I’m not sure what this whole phone call is supposed to prove. What? That De Niro got angry when he didn’t get offered the money that he believed he deserved? Regardless, it is fascinating to listen in on a conversation between an A-list director and a top Hollywood mogul, where you hear things like “are you prepared to go up a million on that?”
Vanity Fair has released the VF 100 – an annual listing of the top 100 leaders of the information age. Below you can find a listing of movie related entries on the list. Check out the full list on VanityFair.com.
4. Steve Jobs – Former Pixar CEO, Member of Disney’s Board of Directors
9. Angelina Jolie/Brad Pitt – Actors
14. Steven Spielberg – Director, Producer, Dreamworks co-founder
22. David Geffen – Dremworks Co-founder
23. George Lucas – Writer, Director, Producer, Chairman of LucasFilm
24. Jerry Bruckheimer – Producer
28. John Lasseter, Andrew Stanton, Brad Bird – Pixar’s creative team
32. Sumner Redstone – Majority Owner of Paramount Pictures
33. Arnold Schwarzenegger – Actor
34. Tom Hanks – Actor, Producer
35. Robert Iger – Head of the Walt Disney Company
43. Oprah Winfrey – Actress (kinda), Producer
44. Jon Stewart – Comedian, Actor
45. Stephen Colbert – Comedian, Actor
53. Jeffrey Katzenberg – Dreamworks co-founder, CEO of Dreamworks Animation
55. George Clooney – Actor, Producer
58. Judd Apatow – Producer, Writer, Director
59. Robert De Niro – Actor, Producer, Director
66. Brian Grazer/Ron Howard – Producer/Director
85. The Coen Brothers – Writers, Directors, Producers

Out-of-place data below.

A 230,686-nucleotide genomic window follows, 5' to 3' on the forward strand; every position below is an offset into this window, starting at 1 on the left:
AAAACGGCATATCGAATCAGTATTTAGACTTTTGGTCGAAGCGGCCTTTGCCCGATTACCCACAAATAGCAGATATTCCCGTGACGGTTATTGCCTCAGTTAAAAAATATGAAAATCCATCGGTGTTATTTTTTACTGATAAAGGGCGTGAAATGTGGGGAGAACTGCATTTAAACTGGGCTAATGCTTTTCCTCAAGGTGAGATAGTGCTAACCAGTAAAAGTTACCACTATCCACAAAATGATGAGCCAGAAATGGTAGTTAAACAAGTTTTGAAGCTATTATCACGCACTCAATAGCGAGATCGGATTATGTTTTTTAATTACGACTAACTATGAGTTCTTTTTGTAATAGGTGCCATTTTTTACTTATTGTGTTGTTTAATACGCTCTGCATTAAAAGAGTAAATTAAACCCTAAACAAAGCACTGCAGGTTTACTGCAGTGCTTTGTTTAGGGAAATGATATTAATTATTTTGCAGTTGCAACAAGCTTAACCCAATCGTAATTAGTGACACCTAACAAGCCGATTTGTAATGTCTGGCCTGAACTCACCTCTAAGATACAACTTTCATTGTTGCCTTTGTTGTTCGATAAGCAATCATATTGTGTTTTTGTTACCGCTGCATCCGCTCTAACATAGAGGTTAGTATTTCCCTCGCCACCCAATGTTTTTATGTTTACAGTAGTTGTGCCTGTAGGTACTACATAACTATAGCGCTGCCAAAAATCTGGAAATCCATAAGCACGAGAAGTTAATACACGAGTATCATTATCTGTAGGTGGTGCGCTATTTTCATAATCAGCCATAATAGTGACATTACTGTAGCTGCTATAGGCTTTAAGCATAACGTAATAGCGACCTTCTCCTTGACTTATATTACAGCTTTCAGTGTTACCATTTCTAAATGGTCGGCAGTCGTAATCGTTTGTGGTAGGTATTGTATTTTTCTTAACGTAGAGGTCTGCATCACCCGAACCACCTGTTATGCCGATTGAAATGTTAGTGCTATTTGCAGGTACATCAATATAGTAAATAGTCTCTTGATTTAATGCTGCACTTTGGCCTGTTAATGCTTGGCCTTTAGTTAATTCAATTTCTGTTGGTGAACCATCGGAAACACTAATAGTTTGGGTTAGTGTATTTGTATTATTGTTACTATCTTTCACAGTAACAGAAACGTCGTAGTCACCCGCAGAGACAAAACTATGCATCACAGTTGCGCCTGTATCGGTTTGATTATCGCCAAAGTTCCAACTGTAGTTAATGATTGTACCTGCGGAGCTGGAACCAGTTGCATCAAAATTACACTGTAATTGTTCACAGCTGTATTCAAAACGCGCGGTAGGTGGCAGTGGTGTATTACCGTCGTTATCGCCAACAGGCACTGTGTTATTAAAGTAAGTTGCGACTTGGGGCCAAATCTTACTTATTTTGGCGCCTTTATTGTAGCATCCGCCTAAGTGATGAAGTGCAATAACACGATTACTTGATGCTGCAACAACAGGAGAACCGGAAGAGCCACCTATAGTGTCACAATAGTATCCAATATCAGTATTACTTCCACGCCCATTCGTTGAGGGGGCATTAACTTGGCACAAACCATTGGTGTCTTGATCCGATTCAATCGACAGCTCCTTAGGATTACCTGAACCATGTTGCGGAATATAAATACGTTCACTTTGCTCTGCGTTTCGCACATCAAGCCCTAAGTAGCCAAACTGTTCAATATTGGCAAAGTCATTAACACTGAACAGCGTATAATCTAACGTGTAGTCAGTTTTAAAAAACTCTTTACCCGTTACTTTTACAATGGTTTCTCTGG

87. The Weinstein Brothers – The Weinstien Co
93. Jerry Weintraub – Producer
Pulp Fiction was featured at the Academy of Motion Picture Arts and Sciences’ Samuel Goldwyn Theater in Beverly Hills as part of the Academy’s newest 17-week “Great To Be Nominated” series.
It was revealed that Miramax kingpin Harvey Weinstein had plans to open a chain of Jack Rabbit Slims restaurants after Pulp Fiction became such a huge success. Apparently Quentin Tarantino had to talk him down, explaining that the restaurant in the film was actually goofing on the trend of popular theme restaurants of the early ’90s. But Tarantino acknowledged that the five-dollar milkshake is no longer just a joke, but a reality in most diners and restaurants.
The Jack Rabbit Slim sequence in Pulp fiction was actually filmed at the Famous Mel’s. In the film, Mia (Uma Thurman) takes Vincent (Travolta) to the restaurant. The waitstaff and entertainers resemble 1950s personalities such as Ed Sullivan (the maÃ®tre d’), Buddy Holly and Marilyn Monroe (both of whom are waiters). Besides regular seating, patrons can also sit in a replica of a 1950s automobile, which has a table and seating inside the car. The food is also named after personalities from the 1950s or earlier – when asked what kind of milkshake Mia would like, she’s offered a choice of Amos and Andy (Chocolate) or Martin and Lewis (Vanilla). Vincent orders the Douglas Sirk Steak, while Mia has the Durward Kirby Burger. Both are given the option of having their meat “burnt to a crisp” or “bloody as hell”. A few restaurants, bars and bands across the world have since adopted the name.
Other Juicy tidbits revealed during the panel include:
- The role of Butch the boxer (Bruce Willis) was originally written for Matt Dillon.
- Daniel Day-Lewis was interested in playing Vincent Vega (John Travolta’s role).
- Laurence Fishburne was originally pegged for Jules Winnfield (Samuel L. Jackson’s role), but Fishburne thought he was above supporting roles at that point in his career.
Discuss: Would you eat at Jack Rabbit Slims?
Cool Posts From Around the Web:
Star Wars fans are still very angry over The Weinstein Co’s horrible handling of Fanboys. Their movement has gained a bunch of mainstream press, including the New York Post, the Daily Telegraph, Vanity Fair, and thousands of websites. The group is now organizing Stop Darth Weinstein Protests in New York and Los Angeles on March 28th, outside two prominent movie theaters where Superhero Movie will be opening. Fore more information, click this link. Also check out this animated short film they made, which features Darth Weinstein in his Death Star company office, after the jump.